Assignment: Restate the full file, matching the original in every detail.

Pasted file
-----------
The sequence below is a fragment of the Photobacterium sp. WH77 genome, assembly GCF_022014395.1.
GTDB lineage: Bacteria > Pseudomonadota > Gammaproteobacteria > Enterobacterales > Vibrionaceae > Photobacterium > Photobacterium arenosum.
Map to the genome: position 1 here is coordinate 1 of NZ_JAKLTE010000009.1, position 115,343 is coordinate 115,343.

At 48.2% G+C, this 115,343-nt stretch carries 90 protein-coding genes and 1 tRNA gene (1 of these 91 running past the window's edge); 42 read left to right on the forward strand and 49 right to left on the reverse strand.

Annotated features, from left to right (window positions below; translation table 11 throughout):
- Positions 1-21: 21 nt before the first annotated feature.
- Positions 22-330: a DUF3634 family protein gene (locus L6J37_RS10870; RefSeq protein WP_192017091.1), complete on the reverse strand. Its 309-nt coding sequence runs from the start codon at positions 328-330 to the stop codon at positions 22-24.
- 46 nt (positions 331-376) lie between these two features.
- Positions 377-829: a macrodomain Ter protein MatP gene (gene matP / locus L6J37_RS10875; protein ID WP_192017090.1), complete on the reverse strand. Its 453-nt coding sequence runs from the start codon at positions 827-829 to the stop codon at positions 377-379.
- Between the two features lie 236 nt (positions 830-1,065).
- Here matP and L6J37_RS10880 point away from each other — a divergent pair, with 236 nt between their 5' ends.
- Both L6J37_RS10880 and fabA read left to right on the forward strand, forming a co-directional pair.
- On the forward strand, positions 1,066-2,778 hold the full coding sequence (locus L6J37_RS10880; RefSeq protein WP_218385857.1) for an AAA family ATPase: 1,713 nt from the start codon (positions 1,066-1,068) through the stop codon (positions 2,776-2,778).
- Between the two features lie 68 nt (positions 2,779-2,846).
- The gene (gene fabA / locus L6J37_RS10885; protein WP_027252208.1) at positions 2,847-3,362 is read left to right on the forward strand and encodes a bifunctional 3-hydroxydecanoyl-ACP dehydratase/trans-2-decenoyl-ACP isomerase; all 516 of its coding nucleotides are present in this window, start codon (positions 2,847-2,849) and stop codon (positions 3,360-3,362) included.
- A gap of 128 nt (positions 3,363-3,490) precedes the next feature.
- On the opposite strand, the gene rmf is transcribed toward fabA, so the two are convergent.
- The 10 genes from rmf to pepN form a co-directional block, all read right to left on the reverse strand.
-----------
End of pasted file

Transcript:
The sequence below is a fragment of the Photobacterium sp. WH77 genome, assembly GCF_022014395.1.
GTDB lineage: Bacteria > Pseudomonadota > Gammaproteobacteria > Enterobacterales > Vibrionaceae > Photobacterium > Photobacterium arenosum.
Map to the genome: position 1 here is coordinate 1 of NZ_JAKLTE010000009.1, position 115,343 is coordinate 115,343.

At 48.2% G+C, this 115,343-nt stretch carries 90 protein-coding genes and 1 tRNA gene (1 of these 91 running past the window's edge); 42 read left to right on the forward strand and 49 right to left on the reverse strand.

Annotated features, from left to right (window positions below; translation table 11 throughout):
- Positions 1-21: 21 nt before the first annotated feature.
- Positions 22-330: a DUF3634 family protein gene (locus L6J37_RS10870; RefSeq protein WP_192017091.1), complete on the reverse strand. Its 309-nt coding sequence runs from the start codon at positions 328-330 to the stop codon at positions 22-24.
- 46 nt (positions 331-376) lie between these two features.
- Positions 377-829: a macrodomain Ter protein MatP gene (gene matP / locus L6J37_RS10875; protein ID WP_192017090.1), complete on the reverse strand. Its 453-nt coding sequence runs from the start codon at positions 827-829 to the stop codon at positions 377-379.
- Between the two features lie 236 nt (positions 830-1,065).
- Here matP and L6J37_RS10880 point away from each other — a divergent pair, with 236 nt between their 5' ends.
- Both L6J37_RS10880 and fabA read left to right on the forward strand, forming a co-directional pair.
- On the forward strand, positions 1,066-2,778 hold the full coding sequence (locus L6J37_RS10880; RefSeq protein WP_218385857.1) for an AAA family ATPase: 1,713 nt from the start codon (positions 1,066-1,068) through the stop codon (positions 2,776-2,778).
- Between the two features lie 68 nt (positions 2,779-2,846).
- The gene (gene fabA / locus L6J37_RS10885; protein WP_027252208.1) at positions 2,847-3,362 is read left to right on the forward strand and encodes a bifunctional 3-hydroxydecanoyl-ACP dehydratase/trans-2-decenoyl-ACP isomerase; all 516 of its coding nucleotides are present in this window, start codon (positions 2,847-2,849) and stop codon (positions 3,360-3,362) included.
- A gap of 128 nt (positions 3,363-3,490) precedes the next feature.
- On the opposite strand, the gene rmf is transcribed toward fabA, so the two are convergent.
- The 10 genes from rmf to pepN form a co-directional block, all read right to left on the reverse strand.